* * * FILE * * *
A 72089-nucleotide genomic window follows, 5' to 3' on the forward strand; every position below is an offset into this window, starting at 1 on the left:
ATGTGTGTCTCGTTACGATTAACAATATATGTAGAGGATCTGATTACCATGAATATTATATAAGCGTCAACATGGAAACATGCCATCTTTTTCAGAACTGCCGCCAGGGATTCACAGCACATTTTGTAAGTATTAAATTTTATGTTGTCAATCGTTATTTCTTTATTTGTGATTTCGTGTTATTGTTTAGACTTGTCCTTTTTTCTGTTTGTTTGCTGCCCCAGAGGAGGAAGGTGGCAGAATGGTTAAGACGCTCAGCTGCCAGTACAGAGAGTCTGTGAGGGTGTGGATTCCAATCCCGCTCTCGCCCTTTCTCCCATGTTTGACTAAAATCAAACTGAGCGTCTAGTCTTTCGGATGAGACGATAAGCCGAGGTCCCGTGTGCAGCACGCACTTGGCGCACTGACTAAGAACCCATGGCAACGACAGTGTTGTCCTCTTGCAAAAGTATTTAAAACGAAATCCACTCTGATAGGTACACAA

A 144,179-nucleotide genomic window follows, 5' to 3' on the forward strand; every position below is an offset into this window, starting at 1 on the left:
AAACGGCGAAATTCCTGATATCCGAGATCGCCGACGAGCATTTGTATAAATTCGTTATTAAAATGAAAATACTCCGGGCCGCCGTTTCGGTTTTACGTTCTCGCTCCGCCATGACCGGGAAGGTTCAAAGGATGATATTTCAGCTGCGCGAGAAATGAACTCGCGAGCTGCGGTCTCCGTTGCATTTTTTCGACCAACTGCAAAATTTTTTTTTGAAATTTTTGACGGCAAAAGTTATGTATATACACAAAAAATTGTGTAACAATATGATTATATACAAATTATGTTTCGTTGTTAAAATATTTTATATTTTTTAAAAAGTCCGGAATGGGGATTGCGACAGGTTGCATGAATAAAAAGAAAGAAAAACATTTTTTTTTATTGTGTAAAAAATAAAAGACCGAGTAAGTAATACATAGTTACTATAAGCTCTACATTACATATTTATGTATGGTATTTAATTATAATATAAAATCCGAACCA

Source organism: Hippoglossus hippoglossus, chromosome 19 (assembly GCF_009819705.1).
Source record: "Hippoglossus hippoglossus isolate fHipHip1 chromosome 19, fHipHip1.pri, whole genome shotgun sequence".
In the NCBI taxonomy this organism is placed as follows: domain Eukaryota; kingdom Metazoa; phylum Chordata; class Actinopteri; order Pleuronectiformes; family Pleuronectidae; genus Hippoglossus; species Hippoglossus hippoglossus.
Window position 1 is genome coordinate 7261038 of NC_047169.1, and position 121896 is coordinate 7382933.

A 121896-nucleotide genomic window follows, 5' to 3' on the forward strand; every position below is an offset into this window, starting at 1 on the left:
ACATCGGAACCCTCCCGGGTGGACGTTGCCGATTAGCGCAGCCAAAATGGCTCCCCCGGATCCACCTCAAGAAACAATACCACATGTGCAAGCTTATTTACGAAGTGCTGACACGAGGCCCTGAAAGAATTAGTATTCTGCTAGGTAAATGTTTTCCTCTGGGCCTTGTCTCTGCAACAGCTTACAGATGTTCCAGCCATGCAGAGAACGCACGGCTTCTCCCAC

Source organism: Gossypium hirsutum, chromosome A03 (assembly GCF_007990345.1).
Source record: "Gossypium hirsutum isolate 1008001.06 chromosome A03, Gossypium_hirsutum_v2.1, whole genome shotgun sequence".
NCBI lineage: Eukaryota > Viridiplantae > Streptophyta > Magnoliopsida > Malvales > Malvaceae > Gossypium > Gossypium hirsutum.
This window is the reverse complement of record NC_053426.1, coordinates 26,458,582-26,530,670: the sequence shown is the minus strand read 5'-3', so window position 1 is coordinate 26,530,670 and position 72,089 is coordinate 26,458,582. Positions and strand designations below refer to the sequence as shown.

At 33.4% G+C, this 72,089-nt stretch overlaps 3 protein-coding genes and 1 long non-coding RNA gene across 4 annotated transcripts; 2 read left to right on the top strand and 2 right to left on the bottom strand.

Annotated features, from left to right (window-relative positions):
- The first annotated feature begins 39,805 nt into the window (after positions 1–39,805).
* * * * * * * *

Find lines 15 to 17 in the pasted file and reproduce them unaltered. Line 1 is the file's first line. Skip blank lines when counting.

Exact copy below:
At 33.4% G+C, this 72,089-nt stretch overlaps 3 protein-coding genes and 1 long non-coding RNA gene across 4 annotated transcripts; 2 read left to right on the top strand and 2 right to left on the bottom strand.

Annotated features, from left to right (window-relative positions):
- The first annotated feature begins 39,805 nt into the window (after positions 1–39,805).